The Clarity® ultrasound‐guided RT (USGRT) system (Elekta Ltd., Stockholm, Sweden) has been developed to provide soft‐tissue imaging to improve the accuracy of RT for gynecological cancer compared with bony anatomy‐based image guidance. Briefly, the Clarity® system may be used to acquire ultrasound images in the planning CT room (US‐SIM) and treatment room (US‐Tx) frame of reference using an infrared‐tracked transducer that is spatially calibrated to the treatment co‐ordinate system.15 In the context of cervical cancer RT, this technology allows the user to localize the uterus on US with respect to the isocenter of the RT treatment room. This could enable: (a) soft‐tissue‐based couch shifts and/or (b) adaptive RT, where the uterine shape at the time of treatment is explicitly taken into account. Although soft‐tissue‐based couch shifts resulting from USGRT may improve the alignment of the uterine centroid with the treatment room isocenter, they do not address the issue of healthy‐tissue sparing because large margins to account for organ deformation are still required. Adaptive RT is therefore an attractive alternative because the RT beam aperture can be modified according to the shape and position of the target at the time of RT delivery to ensure adequate target coverage while minimizing the organ at risk (OAR) radiation exposure. Segmentation of the uterus could allow for automated selection of the plan‐of‐the‐day from a library of predefined treatment plans, or for online treatment replanning according to the patient's anatomy at each treatment fraction.5, 16, 17.
Manual contouring by an expert can be considered a gold standard for organ segmentation, though this is too time consuming to be a feasible option for online adaptive RT.18, 19 Online segmentation must be achieved on a timescale of minutes so that the additional time that the patient spends on the treatment couch during segmentation does not result in patient discomfort and/or movement, a delay in the clinical workflow, or significant natural changes in internal anatomy (such as bladder filling) that would displace the uterus from its position when it was first imaged. For such applications, a rapid method of capturing the 3D uterine outline at treatment time is greatly needed.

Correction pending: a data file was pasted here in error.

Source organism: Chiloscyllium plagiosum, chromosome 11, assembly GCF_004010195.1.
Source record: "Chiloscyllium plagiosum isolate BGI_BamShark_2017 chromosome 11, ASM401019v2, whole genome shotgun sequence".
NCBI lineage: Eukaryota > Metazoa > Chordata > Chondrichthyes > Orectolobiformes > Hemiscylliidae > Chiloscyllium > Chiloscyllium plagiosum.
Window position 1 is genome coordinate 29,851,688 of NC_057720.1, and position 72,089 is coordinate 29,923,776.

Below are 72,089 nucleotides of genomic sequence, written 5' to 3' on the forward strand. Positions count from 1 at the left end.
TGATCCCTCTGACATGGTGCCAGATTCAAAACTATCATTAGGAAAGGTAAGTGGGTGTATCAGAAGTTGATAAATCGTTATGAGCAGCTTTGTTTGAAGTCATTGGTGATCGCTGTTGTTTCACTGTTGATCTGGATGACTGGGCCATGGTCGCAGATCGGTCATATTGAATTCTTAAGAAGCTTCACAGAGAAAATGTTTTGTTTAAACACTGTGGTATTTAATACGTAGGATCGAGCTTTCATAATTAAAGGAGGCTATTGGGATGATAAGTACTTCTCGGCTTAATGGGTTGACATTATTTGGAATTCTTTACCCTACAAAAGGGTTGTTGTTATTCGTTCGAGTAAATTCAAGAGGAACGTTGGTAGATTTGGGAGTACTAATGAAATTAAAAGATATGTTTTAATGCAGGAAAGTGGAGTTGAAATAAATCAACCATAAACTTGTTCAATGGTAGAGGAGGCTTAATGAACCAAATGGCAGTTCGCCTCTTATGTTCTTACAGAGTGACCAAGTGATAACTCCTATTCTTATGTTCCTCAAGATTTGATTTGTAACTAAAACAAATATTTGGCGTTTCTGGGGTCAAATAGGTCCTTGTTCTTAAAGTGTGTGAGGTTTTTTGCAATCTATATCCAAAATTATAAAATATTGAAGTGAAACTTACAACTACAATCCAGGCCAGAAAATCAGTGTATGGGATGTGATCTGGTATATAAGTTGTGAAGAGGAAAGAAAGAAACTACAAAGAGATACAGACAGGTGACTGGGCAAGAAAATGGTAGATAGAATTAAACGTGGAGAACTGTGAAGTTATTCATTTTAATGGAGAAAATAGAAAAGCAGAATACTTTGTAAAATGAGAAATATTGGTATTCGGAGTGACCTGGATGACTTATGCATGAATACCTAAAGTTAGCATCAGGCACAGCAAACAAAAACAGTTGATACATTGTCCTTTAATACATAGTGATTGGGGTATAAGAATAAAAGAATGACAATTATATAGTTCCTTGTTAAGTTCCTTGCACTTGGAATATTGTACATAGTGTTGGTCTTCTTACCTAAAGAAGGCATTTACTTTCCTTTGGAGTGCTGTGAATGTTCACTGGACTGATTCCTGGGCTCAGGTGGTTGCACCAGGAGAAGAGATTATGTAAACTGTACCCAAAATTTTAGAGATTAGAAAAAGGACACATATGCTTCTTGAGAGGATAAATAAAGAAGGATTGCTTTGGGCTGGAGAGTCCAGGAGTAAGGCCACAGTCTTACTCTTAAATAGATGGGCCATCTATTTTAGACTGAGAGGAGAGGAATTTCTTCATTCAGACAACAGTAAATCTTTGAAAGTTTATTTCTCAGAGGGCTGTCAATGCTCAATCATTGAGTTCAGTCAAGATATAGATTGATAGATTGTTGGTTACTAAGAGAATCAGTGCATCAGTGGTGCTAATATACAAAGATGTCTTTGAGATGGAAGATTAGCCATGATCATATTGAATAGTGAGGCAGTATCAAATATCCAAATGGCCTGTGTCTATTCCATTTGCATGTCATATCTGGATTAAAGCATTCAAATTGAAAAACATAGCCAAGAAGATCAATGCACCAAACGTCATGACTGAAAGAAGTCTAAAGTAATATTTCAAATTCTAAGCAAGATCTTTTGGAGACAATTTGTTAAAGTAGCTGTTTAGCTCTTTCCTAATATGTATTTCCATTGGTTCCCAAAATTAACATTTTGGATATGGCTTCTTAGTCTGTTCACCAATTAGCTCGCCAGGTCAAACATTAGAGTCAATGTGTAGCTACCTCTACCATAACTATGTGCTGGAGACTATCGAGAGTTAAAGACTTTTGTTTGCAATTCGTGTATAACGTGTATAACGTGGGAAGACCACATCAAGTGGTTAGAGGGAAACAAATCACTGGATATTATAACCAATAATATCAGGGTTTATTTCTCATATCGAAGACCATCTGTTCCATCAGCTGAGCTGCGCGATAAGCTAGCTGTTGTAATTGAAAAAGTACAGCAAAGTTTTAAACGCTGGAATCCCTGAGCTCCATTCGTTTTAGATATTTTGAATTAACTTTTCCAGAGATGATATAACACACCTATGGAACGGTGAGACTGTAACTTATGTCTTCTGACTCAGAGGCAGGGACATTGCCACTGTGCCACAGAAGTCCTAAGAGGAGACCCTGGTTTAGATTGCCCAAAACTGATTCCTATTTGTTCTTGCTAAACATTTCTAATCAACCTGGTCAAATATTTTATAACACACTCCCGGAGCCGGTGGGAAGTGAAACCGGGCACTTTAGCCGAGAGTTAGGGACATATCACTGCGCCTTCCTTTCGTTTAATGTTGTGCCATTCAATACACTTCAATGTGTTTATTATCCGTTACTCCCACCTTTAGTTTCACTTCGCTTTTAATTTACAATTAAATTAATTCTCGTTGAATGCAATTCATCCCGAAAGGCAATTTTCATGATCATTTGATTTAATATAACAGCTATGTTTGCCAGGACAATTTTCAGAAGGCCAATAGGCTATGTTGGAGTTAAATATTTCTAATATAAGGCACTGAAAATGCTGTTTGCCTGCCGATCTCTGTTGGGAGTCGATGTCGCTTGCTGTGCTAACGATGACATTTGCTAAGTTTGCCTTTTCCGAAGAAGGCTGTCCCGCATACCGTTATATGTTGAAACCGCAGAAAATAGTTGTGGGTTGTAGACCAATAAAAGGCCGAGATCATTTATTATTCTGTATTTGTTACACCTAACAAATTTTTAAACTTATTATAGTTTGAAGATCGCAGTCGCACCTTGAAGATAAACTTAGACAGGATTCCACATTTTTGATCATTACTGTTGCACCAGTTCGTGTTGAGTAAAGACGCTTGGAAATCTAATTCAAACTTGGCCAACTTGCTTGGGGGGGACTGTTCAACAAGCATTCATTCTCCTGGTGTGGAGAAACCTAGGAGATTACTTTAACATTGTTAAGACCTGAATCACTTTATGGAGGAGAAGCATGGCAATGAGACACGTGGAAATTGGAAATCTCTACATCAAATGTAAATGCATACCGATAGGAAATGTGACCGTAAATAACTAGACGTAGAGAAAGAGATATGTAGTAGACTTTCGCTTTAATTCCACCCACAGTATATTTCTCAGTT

One method of localizing regions of interest (ROIs) at treatment is to incorporate a priori knowledge of ROI shape and size, which can be obtained from US‐SIM. The Clarity® system implements this approach by requiring a user to manually shift a Reference Positional Volume ([RPV] — the set of rigid manual ROI contours drawn on the US‐SIM image) to best match the apparent position of the ROI as visualized by US‐Tx. This allows for estimation of the ROI centroid position for soft‐tissue‐based patient setup. However, in the context of adaptive RT, this approach requires that the ROI undergo little or no deformation throughout the course of treatment so that the RPV is still a valid representation of the patient's anatomy at the time of radiotherapy delivery. As the large amount of deformation occurring in the uterus violates this constraint, rigid registration‐based techniques (including Clarity's® RPV method) for localizing the uterus at the time of treatment are not suitable for adaptive radiotherapy, as shown in Fig. Fig.11.28
Example of rigid registration ROI localization technique, where a Reference Positional Volume (RPV) from SIM is used to localize the uterus as visualized by US at treatment (US‐Tx). Note that the RPV is often a poor representation of the uterus ...
An alternative to manual contouring is to use a segmentation algorithm to automatically or semiautomatically (i.e., where user‐interaction is required) contour the uterus in 3D in place of an expert. To our knowledge, Elekta is the first to develop an automated solution for segmenting the uterus on 3D transabdominal US images via the “Assisted Gyne Segmentation” (AGS) tool.20 However, similar to the RPV method, the AGS tool is currently only used to guide soft‐tissue‐based couch shifts according to the apparent centroid position at treatment.
There may be considerable patient benefit in adaptive RT from employing a method that can automatically, and hence rapidly, segment the 3D uterine shape on 3D US images. However, neither the AGS tool nor any other method for automatically segmenting the uterus has yet been assessed for its accuracy and hence potential for application in adaptive RT. In this work, the following research questions were addressed:
All analyses were performed on 3D transabdominal US images acquired from nine cervical cancer patients.